When NASA Thought Bacteria Had Survived on the Moon

When NASA Thought Bacteria Had Survived on the Moon

The unmanned Surveyor III lunar lander, photographed by the astronauts of Apollo 12. Their landing craft, the Intrepid, sits on the horizon.

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Why you should care

When equipment from the moon probe Surveyor III returned in 1969, it brought a mystery with it. 

After years of planning lunar missions — not to mention the centuries humans have spent wondering what other forms of life lurk outside our world — the scientists examining equipment from the moon probe Surveyor III must have been surprised when the results of a microbial test came back from the lab.

Retrieved by the crew of Apollo 12 in November 1969 after more than two years on the moon, items from the lunar lander presented the perfect opportunity to study how various objects were affected by long-term exposure to space. After all, if NASA was going to establish a permanent presence on the moon, researchers would need to know exactly how the frozen, irradiated and generally forbidding environment of space would affect material as diverse as delicate cloth and intricate wiring. Until then, Surveyor III, which wasn’t sterilized prior to its April 1967 launch, had been the only object retrieved after such a long period of time in space.

Back on Earth, one of the samples which scientists inspected, pulled from deep within the spacecraft’s camera, showed traces of Streptococcus mitis, a bacteria common to the human respiratory system. These microbes couldn’t have come from space — meaning they must’ve contaminated the probe before its launch, then spent two and a half years living on the lunar surface, using Surveyor III as their makeshift home. For Apollo 12 commander Charles “Pete” Conrad, the discovery amounted to the highlight of his trip, later commenting that it was “the most significant thing that we ever found.”

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The unmanned Surveyor III lunar lander, photographed by the astronauts of Apollo 12.

Source Getty Images

The discovery attracted widespread attention. John Rummel, a professor of biology at East Carolina University, points to the popular culture of the time: It was heavily influenced by a deep fascination in all things cosmic and unknown. Just think of Michael Crichton’s The Andromeda Strain, published only months before the Apollo 12 mission, which details the terror on Earth that follows an outbreak of a mysterious extraterrestrial virus. Over the years, mention of the Surveyor III discovery popped up in media as varied as press reports and late-night comedy skits, Rummel says.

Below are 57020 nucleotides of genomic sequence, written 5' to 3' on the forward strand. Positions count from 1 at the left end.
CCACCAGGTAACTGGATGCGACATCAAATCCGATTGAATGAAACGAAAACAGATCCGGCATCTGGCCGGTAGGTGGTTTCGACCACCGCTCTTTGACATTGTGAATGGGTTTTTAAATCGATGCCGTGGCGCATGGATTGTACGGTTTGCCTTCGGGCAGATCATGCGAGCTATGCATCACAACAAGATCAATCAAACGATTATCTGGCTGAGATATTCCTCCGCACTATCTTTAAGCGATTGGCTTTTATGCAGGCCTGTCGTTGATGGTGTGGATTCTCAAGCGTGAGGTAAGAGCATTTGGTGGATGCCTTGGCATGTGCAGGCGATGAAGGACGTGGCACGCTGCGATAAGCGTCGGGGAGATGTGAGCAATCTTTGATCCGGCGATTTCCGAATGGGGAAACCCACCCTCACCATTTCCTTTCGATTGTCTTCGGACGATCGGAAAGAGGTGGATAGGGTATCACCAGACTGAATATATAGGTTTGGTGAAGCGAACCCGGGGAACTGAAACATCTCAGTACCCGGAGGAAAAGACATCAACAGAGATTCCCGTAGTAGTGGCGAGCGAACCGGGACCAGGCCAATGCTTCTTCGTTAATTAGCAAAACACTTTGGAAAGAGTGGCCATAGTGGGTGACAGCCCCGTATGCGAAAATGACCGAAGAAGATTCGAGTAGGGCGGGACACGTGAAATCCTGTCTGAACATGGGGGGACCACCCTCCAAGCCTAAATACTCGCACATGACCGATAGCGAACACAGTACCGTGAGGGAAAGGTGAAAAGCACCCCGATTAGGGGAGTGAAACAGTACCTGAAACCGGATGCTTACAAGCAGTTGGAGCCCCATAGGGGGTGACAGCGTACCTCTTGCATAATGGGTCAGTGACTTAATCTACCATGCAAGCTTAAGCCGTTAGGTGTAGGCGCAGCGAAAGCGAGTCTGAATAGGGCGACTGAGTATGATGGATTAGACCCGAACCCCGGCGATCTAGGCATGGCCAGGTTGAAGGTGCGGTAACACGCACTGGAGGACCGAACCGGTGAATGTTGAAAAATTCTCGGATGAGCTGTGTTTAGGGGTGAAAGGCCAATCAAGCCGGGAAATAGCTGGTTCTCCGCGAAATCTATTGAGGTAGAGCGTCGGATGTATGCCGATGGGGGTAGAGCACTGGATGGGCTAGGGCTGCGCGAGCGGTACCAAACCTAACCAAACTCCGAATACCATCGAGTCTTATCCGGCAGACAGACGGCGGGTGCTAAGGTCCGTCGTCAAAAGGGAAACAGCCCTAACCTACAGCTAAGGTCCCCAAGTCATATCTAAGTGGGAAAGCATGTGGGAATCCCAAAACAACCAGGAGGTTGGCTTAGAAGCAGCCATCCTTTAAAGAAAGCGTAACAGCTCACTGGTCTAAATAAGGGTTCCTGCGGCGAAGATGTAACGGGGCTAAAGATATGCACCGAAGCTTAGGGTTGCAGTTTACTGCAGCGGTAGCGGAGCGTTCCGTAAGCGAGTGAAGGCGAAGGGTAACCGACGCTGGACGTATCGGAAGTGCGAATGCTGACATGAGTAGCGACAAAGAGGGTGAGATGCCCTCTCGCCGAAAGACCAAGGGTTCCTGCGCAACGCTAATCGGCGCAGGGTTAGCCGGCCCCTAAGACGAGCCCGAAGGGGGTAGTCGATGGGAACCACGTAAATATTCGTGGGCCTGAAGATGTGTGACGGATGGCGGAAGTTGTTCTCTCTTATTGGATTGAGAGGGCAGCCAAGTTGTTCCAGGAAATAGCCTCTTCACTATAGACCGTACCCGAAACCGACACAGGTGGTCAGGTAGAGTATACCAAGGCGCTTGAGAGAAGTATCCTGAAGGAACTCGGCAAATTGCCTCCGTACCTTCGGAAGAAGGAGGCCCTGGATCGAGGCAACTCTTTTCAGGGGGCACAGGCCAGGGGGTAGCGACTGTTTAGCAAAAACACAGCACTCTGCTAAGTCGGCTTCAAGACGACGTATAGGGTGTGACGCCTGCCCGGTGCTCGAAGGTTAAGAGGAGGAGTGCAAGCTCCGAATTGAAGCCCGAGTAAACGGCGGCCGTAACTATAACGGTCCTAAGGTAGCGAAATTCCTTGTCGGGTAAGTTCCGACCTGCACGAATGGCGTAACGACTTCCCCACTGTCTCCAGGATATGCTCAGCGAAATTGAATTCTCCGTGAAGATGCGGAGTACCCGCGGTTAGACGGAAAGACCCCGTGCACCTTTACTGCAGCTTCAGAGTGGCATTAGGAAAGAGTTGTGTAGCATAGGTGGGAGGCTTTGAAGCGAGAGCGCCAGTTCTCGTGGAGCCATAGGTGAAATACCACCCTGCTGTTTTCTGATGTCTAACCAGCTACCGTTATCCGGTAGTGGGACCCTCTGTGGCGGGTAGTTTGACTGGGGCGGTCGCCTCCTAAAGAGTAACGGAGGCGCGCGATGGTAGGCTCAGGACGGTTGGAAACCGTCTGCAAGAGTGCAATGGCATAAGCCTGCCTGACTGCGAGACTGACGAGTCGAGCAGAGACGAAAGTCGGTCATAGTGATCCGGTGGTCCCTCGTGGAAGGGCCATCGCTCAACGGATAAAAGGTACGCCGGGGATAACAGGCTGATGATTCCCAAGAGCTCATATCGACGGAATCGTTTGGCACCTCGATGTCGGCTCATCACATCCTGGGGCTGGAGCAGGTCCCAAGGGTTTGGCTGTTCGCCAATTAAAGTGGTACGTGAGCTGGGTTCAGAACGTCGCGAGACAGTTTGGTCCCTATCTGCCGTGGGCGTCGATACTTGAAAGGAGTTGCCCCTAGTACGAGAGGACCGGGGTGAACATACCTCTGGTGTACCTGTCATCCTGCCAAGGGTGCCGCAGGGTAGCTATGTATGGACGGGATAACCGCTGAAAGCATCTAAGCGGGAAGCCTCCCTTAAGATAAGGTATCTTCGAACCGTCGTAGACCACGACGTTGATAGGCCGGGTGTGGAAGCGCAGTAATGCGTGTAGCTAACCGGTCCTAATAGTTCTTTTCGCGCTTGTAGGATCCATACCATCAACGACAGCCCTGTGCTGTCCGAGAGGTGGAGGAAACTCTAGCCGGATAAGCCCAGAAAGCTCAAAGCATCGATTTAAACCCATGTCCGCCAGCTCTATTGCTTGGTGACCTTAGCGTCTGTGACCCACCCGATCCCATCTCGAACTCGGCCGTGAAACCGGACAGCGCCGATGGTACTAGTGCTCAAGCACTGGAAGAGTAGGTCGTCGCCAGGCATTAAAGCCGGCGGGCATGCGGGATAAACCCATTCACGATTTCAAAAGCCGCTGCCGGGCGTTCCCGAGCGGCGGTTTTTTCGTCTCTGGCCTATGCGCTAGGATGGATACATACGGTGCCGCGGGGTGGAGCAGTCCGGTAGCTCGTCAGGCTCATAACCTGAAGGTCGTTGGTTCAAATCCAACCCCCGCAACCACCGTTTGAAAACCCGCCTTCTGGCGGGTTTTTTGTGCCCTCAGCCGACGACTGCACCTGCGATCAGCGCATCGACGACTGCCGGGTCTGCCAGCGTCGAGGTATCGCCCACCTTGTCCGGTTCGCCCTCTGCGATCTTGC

There’s just one problem, Rummel believes: It was all a sham. Having spent more than a decade chasing down a hunch, he co-authored a 2011 report aimed, he says, at “setting the record straight.” After obtaining images from the inspection, he highlighted what might easily embarrass any modern researcher: Scientists scoping out the probe’s camera were working in short sleeves, and one of them even appeared to have touched a pair of pliers against his naked arm. “The only one out of 32 samples that had a positive result was taken with those pliers,” Rummel says.

If that improper handling was indeed the cause, one might ask: How could scientists have missed such a basic detail?

And that’s not even to mention how the camera was returned to Earth by the Apollo crew: effectively stuffed into a duffel bag, devoid of the sterile or air-tight environment typically afforded lunar samples. That’s why it’s entirely possible, according to NASA’s own Life Sciences Data Archive, that it was contaminated inside Apollo 12’s command or lunar modules — which, obviously, were meant to sustain human life.

If that improper handling was indeed the cause, one might ask: How could scientists have missed such a basic detail? To be fair, mission planners had many other pressing issues on their minds: Catapulting humans at thousands of miles per hour around an object 230,000 miles away, then blasting them through the atmosphere, effectively inside a careening fireball, took up plenty of attention. Contamination was indeed a concern — but the kind aimed at preventing the introduction of foreign bacteria to Earth, which explains why the first few moon-walking astronauts were quarantined for nearly three weeks upon their return.

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Astronaut Alan Bean with a container of lunar soil collected during Apollo 12 extravehicular activity. He wears a checklist on his left wrist and a Hasselblad camera to record his movements.

Source Getty Images

Still, some believe it’s not entirely impossible for the bacteria to have survived on the moon. They’ve argued that upon landing on the moon, the particularly hardy Streptococcus microbes entered a sort of hibernation mode that allowed them to survive the extreme environment. Not so, says Seth Shostak, a senior astronomer at the SETI Institute in Mountain View, California. “Put whatever you like in a vacuum,” he says, “and you’ll find that it doesn’t do very well.”

These days, Surveyor III’s camera is on display at Washington’s Smithsonian National Air and Space Museum. Meanwhile — and perhaps needless to say — NASA’s procedures have improved considerably. But for some, it’ll never stop them from wondering: What can survive out there?

CORRECTION: An earlier version of this story incorrectly implied that astronauts retrieved the entire Surveyor III probe when they had really returned with several pieces of equipment, including its camera.

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